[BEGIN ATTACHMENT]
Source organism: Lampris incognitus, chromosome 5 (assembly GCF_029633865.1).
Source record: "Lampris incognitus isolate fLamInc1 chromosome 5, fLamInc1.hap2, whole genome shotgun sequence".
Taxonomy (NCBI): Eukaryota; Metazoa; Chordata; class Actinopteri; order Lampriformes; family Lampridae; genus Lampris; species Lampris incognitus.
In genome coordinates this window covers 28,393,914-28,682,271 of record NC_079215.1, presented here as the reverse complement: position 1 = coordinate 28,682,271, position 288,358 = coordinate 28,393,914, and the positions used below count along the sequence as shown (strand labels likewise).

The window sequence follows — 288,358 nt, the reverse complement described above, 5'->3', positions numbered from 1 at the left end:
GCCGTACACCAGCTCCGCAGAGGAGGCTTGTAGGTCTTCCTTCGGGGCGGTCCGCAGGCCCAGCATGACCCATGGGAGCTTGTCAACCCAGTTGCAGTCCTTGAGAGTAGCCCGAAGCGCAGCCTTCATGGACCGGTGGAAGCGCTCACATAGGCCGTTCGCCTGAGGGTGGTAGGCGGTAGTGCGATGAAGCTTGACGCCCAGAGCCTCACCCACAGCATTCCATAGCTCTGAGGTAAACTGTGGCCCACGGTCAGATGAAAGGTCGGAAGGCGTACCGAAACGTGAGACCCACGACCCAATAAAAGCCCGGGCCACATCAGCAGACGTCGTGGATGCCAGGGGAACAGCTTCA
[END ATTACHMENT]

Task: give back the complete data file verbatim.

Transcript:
Source organism: Lampris incognitus, chromosome 5 (assembly GCF_029633865.1).
Source record: "Lampris incognitus isolate fLamInc1 chromosome 5, fLamInc1.hap2, whole genome shotgun sequence".
Taxonomy (NCBI): Eukaryota; Metazoa; Chordata; class Actinopteri; order Lampriformes; family Lampridae; genus Lampris; species Lampris incognitus.
In genome coordinates this window covers 28,393,914-28,682,271 of record NC_079215.1, presented here as the reverse complement: position 1 = coordinate 28,682,271, position 288,358 = coordinate 28,393,914, and the positions used below count along the sequence as shown (strand labels likewise).

The window sequence follows — 288,358 nt, the reverse complement described above, 5'->3', positions numbered from 1 at the left end:
GCCGTACACCAGCTCCGCAGAGGAGGCTTGTAGGTCTTCCTTCGGGGCGGTCCGCAGGCCCAGCATGACCCATGGGAGCTTGTCAACCCAGTTGCAGTCCTTGAGAGTAGCCCGAAGCGCAGCCTTCATGGACCGGTGGAAGCGCTCACATAGGCCGTTCGCCTGAGGGTGGTAGGCGGTAGTGCGATGAAGCTTGACGCCCAGAGCCTCACCCACAGCATTCCATAGCTCTGAGGTAAACTGTGGCCCACGGTCAGATGAAAGGTCGGAAGGCGTACCGAAACGTGAGACCCACGACCCAATAAAAGCCCGGGCCACATCAGCAGACGTCGTGGATGCCAGGGGAACAGCTTCA